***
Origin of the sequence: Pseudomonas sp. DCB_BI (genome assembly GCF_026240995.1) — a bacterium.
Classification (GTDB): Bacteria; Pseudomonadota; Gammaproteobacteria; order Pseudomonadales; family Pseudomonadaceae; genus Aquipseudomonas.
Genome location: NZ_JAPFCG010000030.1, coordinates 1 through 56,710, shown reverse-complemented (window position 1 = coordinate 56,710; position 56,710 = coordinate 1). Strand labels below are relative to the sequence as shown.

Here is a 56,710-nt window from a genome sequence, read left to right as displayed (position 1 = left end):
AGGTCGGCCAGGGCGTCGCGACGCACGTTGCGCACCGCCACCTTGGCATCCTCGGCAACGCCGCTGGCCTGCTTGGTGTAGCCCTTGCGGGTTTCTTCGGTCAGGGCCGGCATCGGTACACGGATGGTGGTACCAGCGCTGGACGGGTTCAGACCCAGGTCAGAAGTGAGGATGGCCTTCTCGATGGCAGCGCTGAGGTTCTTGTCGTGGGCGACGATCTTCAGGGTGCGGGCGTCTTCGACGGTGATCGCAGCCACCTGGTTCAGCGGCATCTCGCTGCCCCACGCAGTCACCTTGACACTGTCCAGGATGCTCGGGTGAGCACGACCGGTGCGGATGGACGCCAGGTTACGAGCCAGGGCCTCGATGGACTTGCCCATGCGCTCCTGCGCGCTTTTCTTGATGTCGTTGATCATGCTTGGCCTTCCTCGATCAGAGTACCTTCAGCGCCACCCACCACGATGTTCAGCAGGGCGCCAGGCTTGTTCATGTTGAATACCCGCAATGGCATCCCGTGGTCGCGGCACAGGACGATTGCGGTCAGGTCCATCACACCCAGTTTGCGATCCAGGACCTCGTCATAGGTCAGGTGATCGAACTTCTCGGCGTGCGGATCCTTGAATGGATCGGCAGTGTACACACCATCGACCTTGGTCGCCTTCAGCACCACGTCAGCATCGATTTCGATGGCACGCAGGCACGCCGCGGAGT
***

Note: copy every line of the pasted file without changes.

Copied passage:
Origin of the sequence: Pseudomonas sp. DCB_BI (genome assembly GCF_026240995.1) — a bacterium.
Classification (GTDB): Bacteria; Pseudomonadota; Gammaproteobacteria; order Pseudomonadales; family Pseudomonadaceae; genus Aquipseudomonas.
Genome location: NZ_JAPFCG010000030.1, coordinates 1 through 56,710, shown reverse-complemented (window position 1 = coordinate 56,710; position 56,710 = coordinate 1). Strand labels below are relative to the sequence as shown.

Here is a 56,710-nt window from a genome sequence, read left to right as displayed (position 1 = left end):
AGGTCGGCCAGGGCGTCGCGACGCACGTTGCGCACCGCCACCTTGGCATCCTCGGCAACGCCGCTGGCCTGCTTGGTGTAGCCCTTGCGGGTTTCTTCGGTCAGGGCCGGCATCGGTACACGGATGGTGGTACCAGCGCTGGACGGGTTCAGACCCAGGTCAGAAGTGAGGATGGCCTTCTCGATGGCAGCGCTGAGGTTCTTGTCGTGGGCGACGATCTTCAGGGTGCGGGCGTCTTCGACGGTGATCGCAGCCACCTGGTTCAGCGGCATCTCGCTGCCCCACGCAGTCACCTTGACACTGTCCAGGATGCTCGGGTGAGCACGACCGGTGCGGATGGACGCCAGGTTACGAGCCAGGGCCTCGATGGACTTGCCCATGCGCTCCTGCGCGCTTTTCTTGATGTCGTTGATCATGCTTGGCCTTCCTCGATCAGAGTACCTTCAGCGCCACCCACCACGATGTTCAGCAGGGCGCCAGGCTTGTTCATGTTGAATACCCGCAATGGCATCCCGTGGTCGCGGCACAGGACGATTGCGGTCAGGTCCATCACACCCAGTTTGCGATCCAGGACCTCGTCATAGGTCAGGTGATCGAACTTCTCGGCGTGCGGATCCTTGAATGGATCGGCAGTGTACACACCATCGACCTTGGTCGCCTTCAGCACCACGTCAGCATCGATTTCGATGGCACGCAGGCACGCCGCGGAGT